Advanced Ceramic Materials for Severe Service Applications

There is no official definition for severe service. It may be taken to mean operating conditions in which a valve replacement is costly or lowers the process capacity.

There is a global need to reduce the process production cost to enhance profitability in all sectors that involve severe service conditions. These range from oil & gas and petrochemicals to nuclear and power generation, mineral processing and mining.

Designers and engineers are making efforts to achieve this through different means. The most appropriate way is to increase uptime and efficiency by effectively controlling the process parameters like effective shut-off and optimized flow control.

Safety optimization also plays a vital role, as reducing change-outs leads to a safer production environment. In addition, companies are trying to minimize inventory of devices, including pumps and valves, and the required handling. At the same time, facility owners are expecting huge turn over from their assets. Hence, increased process capacities are leading to fewer (but larger diameter) pipes and devices and less instrumentation for the same product flow.

This shows that individual system components, besides having to be larger for use with broader pipe diameters, need to tolerate long-time exposure to harsh environments so as to reduce the requirement for in-service maintenance and replacement.

Components, including valves and valve balls need to be strong to suit the desired application, but may also provide prolonged service life. However, a major concern with most of the applications is that metallic components have achieved the limits of their performance capabilities. This shows that designers may find non-metallic material alternatives, specifically ceramic materials, for severe service applications.

Major Characteristics of Severe Service Components

The typical parameters required for operating the components in severe service conditions include thermal shock resistance, corrosion resistance, resistance to fatigue, hardness, strength and toughness.

Toughness is the key parameter as components that are less tough will probably fail catastrophically. Toughness in ceramic materials is defined as the resistance to crack propagation. In some cases, it can be measured using indentation methods, resulting in an artificially high value. The use of a single-edge notched beam can provide an accurate measure.

Strength is associated with toughness, yet refers to the single point at which catastrophic failure of the material occurs with the application of stress. It is typically called the ‘modulus of rupture’ measured by three or four-point bend strength measurements on test bars. The three-point test provides 1% higher value than the four-point test.

Although hardness can be measured with a number of scales including Rockwell and Vickers, the Vickers micro-hardness scale is well-suited for advanced ceramic materials. Hardness varies in proportion to a material’s wear resistance.

In valves operating in a cyclical method, fatigue is a main concern due to continuous opening and closing of the valves. Fatigue is a threshold of strength beyond which the material tends to fail below its normal bend strength.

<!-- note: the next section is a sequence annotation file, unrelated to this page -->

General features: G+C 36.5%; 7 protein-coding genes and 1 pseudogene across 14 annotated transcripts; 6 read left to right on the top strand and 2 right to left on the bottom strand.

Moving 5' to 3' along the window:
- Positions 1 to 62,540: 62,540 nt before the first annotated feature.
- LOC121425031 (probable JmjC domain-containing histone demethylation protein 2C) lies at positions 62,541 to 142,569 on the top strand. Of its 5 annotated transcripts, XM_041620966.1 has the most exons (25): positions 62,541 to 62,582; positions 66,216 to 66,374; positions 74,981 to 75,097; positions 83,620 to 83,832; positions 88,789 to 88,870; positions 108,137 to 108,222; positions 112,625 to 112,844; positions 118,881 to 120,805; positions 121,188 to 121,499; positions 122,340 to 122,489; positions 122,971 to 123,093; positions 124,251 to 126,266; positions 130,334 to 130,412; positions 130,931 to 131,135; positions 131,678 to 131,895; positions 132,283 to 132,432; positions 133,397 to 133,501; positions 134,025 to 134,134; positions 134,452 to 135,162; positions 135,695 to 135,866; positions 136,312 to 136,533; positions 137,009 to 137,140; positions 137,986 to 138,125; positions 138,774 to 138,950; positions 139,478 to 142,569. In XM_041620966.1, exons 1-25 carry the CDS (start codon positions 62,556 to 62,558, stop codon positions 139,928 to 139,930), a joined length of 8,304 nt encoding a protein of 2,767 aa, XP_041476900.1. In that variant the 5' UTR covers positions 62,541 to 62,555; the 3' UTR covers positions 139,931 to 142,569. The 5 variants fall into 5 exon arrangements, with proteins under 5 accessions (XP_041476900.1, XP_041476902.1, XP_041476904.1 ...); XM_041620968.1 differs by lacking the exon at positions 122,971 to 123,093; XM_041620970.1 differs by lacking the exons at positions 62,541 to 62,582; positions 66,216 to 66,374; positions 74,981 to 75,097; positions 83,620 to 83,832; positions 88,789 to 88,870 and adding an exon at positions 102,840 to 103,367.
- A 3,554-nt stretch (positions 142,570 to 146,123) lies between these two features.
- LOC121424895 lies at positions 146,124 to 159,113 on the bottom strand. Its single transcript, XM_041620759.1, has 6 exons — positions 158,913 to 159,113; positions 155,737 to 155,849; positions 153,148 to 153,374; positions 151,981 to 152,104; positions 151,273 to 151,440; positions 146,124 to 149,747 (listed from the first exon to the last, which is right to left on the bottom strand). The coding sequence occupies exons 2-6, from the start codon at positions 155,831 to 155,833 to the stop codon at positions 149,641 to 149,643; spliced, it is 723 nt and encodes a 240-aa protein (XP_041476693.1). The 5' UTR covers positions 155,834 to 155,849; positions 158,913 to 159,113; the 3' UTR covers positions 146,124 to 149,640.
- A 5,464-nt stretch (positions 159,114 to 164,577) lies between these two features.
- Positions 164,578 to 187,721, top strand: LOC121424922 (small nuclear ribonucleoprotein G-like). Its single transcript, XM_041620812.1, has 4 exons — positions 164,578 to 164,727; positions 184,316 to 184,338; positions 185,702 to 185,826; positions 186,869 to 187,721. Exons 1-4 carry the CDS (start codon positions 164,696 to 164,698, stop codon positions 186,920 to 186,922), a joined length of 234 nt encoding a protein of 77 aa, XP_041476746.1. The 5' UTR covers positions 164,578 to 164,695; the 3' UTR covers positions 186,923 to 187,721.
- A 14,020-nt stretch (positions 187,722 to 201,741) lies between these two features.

Corrosion resistance is based on the operating environment and the media containing the material. A number of advanced ceramic materials are favorably compared with metals in this area, with the exception of the ‘hydrothermal degradation,’ which some zirconia-based materials undergo upon exposure to high- temperature steam.

The component geometry, thermal expansion coefficient, thermal conductivity, toughness and strength are affected by thermal shock. It is an area, which facilitates high thermal conductivity and toughness, and as a result, the metal components function effectively. However, advancements in ceramic materials are now providing acceptable levels of thermal shock resistance.

Available Options in Advanced Ceramics

Advanced ceramics have been in use for a number of years, and have gained popularity among reliability engineers, plant engineers and valve designers demanding high performance and value. Based on the specific application requirements, there are different individual formulations for a wide range of industries. However, four advanced ceramics are significant in the field of severe service valves, these include silicon carbide (SiC), silicon nitride (Si3N4), alumina, and zirconia. The materials for valves and valves balls are chosen based on the specific application requirements.

Two major forms of zirconia, both with identical thermal expansion coefficient and stiffness to that of steel, are used in valves. Magnesia partially stabilized zirconia (Mg-PSZ) have the highest thermal shock resistance and toughness, while the yttria tetragonal zirconia polycrystal (Y-TZP) is harder and stronger, but is vulnerable to hydrothermal degradation.

Silicon nitride (Si3N4) is available in different formulations. The gas pressure sintered silicon nitride (GPPSN) is the most common material used for valves and valve components, and provides high hardness and strength, exceptional thermal shock resistance and thermal stability, besides having average toughness. In addition, Si3N4 provides a suitable alternative to zirconia in elevated steam environments, preventing hydrothermal degradation.